Writing a Sass Theme

Sass Customization

In my last video, I went over the steps on how to set up Sass for an Ionic project. Now, let’s look at how you can override the variables in Ionic to make the colors your own.


Let’s start a new Ionic project using Sass.

$ ionic start CustomSass blank && cd CustomSass
$ ionic setup sass

Now that we have Sass’s dependencies installed, let’s open up ionic.app.scss in the scss folder. By default, Ionic comes with these nine Sass variables:

$light:                           #fff !default;
$stable:                          #f8f8f8 !default;
$positive:                        #4a87ee !default;
$calm:                            #43cee6 !default;
$balanced:                        #66cc33 !default;
$energized:                       #f0b840 !default;
$assertive:                       #ef4e3a !default;
$royal:                           #8a6de9 !default;
$dark:                            #444 !default;

With these colors, you can completely redesign an app by simply changing the color. Let’s do that.

Open your index.html, and let’s change the markup to include a sample of Ionic’s components.

    <ion-header-bar class="bar-positive">
      <h1 class="title">myNetwork</h1>
    <ion-header-bar class="bar-subheader bar-positive">
      <h1 class="title">Subheader</h1>
    <ion-content class="padding">
        <button class="button button-positive">button</button>
        <button class="button button-block button-outline button-positive">
          Outlined Button
        <button class="button button-block button-positive">Block Button</button>
        <button class="button button-block button-clear  button-positive">Clear Button</button>
        <ion-item href="#" class="item-positive">Item</ion-item>
        <ion-toggle toggle-class="toggle-positive">Toggle</ion-toggle>
        <div class="item range range-positive">
          <i class="icon ion-ios7-sunny-outline"></i>
          <input type="range" name="volume" min="0" max="100" value="33">
          <i class="icon ion-ios7-sunny"></i>
        <a class="item" href="#">
          <span class="badge badge-positive">0</span>
    <ion-footer-bar class="bar-positive">
      <h1 class="title">Footer</h1>

For this app, blue isn’t really the color I need, and neither are any of the other colors that came with Ionic. With plain CSS, you would have to dig through thousands of lines to isolate the colors you wanted to change and hope you got everything. But now, with Sass, we can simply change the $positive variable to the color we want. Doing this will update the background colors, borders, active colors, etc. For my app, I will change the color to teal.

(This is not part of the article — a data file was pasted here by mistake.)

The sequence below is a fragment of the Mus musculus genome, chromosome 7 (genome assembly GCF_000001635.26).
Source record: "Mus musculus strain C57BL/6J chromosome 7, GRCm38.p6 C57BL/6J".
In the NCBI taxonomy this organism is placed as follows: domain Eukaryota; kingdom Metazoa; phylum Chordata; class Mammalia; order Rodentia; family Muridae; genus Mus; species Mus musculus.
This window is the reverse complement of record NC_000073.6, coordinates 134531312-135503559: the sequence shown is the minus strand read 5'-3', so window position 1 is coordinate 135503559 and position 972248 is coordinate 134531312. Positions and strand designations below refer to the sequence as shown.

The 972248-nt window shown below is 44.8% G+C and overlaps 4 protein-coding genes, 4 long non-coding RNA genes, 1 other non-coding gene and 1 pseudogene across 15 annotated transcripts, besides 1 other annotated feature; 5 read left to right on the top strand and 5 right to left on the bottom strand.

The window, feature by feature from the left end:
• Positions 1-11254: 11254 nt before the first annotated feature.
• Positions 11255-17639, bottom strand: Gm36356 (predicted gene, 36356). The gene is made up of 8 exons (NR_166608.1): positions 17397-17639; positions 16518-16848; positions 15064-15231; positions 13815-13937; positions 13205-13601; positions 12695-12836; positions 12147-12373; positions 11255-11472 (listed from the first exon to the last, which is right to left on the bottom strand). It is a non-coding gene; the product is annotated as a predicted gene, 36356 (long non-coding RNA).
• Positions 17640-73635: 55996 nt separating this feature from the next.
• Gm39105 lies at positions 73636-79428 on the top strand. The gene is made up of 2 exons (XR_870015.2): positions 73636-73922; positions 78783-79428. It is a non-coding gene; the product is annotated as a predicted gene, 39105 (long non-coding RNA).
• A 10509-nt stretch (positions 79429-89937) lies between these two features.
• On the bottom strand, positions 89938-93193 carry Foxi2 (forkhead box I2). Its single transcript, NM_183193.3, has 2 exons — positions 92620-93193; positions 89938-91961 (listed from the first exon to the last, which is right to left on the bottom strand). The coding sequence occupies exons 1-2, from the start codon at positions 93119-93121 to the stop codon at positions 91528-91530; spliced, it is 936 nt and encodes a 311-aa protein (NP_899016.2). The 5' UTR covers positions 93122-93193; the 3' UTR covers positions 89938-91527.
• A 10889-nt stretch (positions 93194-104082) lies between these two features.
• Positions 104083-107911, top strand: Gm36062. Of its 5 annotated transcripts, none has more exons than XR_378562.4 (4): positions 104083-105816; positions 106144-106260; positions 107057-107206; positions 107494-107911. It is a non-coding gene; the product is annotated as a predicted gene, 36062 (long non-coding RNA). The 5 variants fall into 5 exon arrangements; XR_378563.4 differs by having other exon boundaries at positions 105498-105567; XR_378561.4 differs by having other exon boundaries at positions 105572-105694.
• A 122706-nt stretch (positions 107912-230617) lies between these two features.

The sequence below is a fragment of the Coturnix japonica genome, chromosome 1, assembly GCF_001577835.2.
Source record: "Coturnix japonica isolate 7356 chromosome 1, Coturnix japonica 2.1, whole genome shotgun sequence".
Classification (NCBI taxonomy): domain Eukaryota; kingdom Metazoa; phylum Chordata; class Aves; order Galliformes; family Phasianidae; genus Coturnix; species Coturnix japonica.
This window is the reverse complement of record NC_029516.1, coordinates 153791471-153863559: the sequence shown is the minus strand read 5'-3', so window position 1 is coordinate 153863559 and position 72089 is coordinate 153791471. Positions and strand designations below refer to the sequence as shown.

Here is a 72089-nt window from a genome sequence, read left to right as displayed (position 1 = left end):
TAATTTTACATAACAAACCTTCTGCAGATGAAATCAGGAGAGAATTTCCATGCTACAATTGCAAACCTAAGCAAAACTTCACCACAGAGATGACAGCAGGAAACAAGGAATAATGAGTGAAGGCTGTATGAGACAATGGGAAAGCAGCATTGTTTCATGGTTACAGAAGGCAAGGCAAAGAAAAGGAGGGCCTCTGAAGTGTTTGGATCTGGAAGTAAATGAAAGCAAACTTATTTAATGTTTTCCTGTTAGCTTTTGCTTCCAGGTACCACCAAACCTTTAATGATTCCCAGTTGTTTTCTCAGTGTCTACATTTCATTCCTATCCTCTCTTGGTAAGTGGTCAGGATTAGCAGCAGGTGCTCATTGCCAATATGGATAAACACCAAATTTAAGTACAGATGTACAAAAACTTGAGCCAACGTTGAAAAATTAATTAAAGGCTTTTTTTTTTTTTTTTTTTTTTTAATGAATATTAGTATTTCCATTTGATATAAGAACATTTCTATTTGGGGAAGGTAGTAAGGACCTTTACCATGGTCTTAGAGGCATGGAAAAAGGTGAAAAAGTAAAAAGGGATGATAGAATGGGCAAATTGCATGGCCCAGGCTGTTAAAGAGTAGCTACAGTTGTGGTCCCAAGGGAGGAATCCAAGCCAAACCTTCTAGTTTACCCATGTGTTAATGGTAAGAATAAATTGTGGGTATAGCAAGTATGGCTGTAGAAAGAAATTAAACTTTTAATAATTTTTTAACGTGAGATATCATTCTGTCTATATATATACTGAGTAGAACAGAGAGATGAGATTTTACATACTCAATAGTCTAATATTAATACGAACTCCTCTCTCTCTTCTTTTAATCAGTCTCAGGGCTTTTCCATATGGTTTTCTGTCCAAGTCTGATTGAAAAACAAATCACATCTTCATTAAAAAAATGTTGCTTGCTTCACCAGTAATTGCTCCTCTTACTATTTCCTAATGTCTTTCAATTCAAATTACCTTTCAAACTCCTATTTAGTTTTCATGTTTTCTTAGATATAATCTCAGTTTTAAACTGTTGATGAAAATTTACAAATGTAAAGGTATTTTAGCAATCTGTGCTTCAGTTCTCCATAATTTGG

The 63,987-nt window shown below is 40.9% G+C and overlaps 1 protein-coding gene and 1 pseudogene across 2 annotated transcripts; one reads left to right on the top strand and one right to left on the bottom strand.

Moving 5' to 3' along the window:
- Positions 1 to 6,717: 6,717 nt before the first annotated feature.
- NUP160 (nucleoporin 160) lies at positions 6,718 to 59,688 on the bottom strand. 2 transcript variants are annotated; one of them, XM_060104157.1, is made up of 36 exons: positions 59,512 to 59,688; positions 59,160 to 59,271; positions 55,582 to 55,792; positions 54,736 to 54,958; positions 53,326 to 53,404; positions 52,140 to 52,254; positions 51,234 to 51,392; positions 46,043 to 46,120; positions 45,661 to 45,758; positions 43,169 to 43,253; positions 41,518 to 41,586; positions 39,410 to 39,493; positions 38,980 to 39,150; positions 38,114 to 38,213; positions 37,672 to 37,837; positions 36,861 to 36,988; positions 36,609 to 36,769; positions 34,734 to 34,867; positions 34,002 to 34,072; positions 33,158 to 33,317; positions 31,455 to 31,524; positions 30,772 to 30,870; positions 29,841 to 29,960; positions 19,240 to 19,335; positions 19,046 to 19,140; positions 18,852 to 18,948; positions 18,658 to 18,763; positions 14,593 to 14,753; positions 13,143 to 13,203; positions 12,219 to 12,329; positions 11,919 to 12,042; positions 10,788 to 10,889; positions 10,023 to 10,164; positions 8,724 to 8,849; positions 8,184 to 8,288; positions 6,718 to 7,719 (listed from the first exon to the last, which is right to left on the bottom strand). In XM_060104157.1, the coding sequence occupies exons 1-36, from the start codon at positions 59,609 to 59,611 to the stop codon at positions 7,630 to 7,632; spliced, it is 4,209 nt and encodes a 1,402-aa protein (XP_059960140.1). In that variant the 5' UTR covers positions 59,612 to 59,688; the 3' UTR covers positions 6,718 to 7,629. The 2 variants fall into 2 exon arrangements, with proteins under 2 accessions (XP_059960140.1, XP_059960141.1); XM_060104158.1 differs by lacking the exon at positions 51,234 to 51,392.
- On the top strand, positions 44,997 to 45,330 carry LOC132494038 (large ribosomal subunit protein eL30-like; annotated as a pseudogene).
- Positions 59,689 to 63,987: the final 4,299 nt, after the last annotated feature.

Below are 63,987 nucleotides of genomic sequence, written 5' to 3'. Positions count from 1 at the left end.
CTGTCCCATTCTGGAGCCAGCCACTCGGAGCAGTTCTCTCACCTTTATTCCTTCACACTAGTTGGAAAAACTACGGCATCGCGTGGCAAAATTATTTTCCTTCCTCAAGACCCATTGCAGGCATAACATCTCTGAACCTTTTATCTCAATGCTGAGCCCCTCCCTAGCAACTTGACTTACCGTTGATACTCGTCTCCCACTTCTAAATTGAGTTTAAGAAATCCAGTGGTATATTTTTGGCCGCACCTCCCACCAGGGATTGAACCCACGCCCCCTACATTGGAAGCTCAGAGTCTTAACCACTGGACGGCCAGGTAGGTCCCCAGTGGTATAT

To customize the look and feel of Ionic, you can override the variables
in Ionic's _variables.scss file.
For example, you might change some of the default colors:
$light:                           #fff !default;
$stable:                          #f8f8f8 !default;
$positive:                        #4a87ee !default;
$calm:                            #43cee6 !default;
$balanced:                        #66cc33 !default;
$energized:                       #f0b840 !default;
$assertive:                       #ef4e3a !default;
$royal:                           #8a6de9 !default;
$dark:                            #444 !default;

// The path for our Ionicon font files, relative to the built CSS in www/css
$ionicons-font-path: "../lib/ionic/fonts" !default;

// My custom color. I’ll override the default for $positive.
// Note that it’s before we load the rest of Ionic.
// This is important!
$positive:                        #057b6c !default;

// Include all of Ionic.
@import "www/lib/ionic/scss/ionic";

Save the file, and the app will instantly be updated. With one simple change, the entire feel of the app has changed. Pretty powerful stuff, huh? So, let’s add a little bit more to this.

Custom Scroll Background

Changing the background of the scroll-view can be a nice touch that enhances the look and feel of an app. To do this, we’ll change the background to an image, using a variable. The variable will be the location of the image. For this example, we can use a placeholder image:

$big-bg:      'http://ioniconf.com/img/bg.jpg';

With this, we can create a class that uses the variable:

.scroll-bg {
  background: url($big-bg) no-repeat center center fixed;
  background-size: cover;

Then, we’ll add that class to ion-content:

<ion-content class="padding scroll-bg"></ion-content>

Now our ion-content has a great background image, and our content is teal.

Parting Words

While this example only scratches the surface of working with Sass, it’s obvious how powerful it is. A developer only has to touch a few lines of code to completely change the look and feel of an app. I’d highly suggest learning more Sass to speed up your CSS development.

Get building with Ionic today!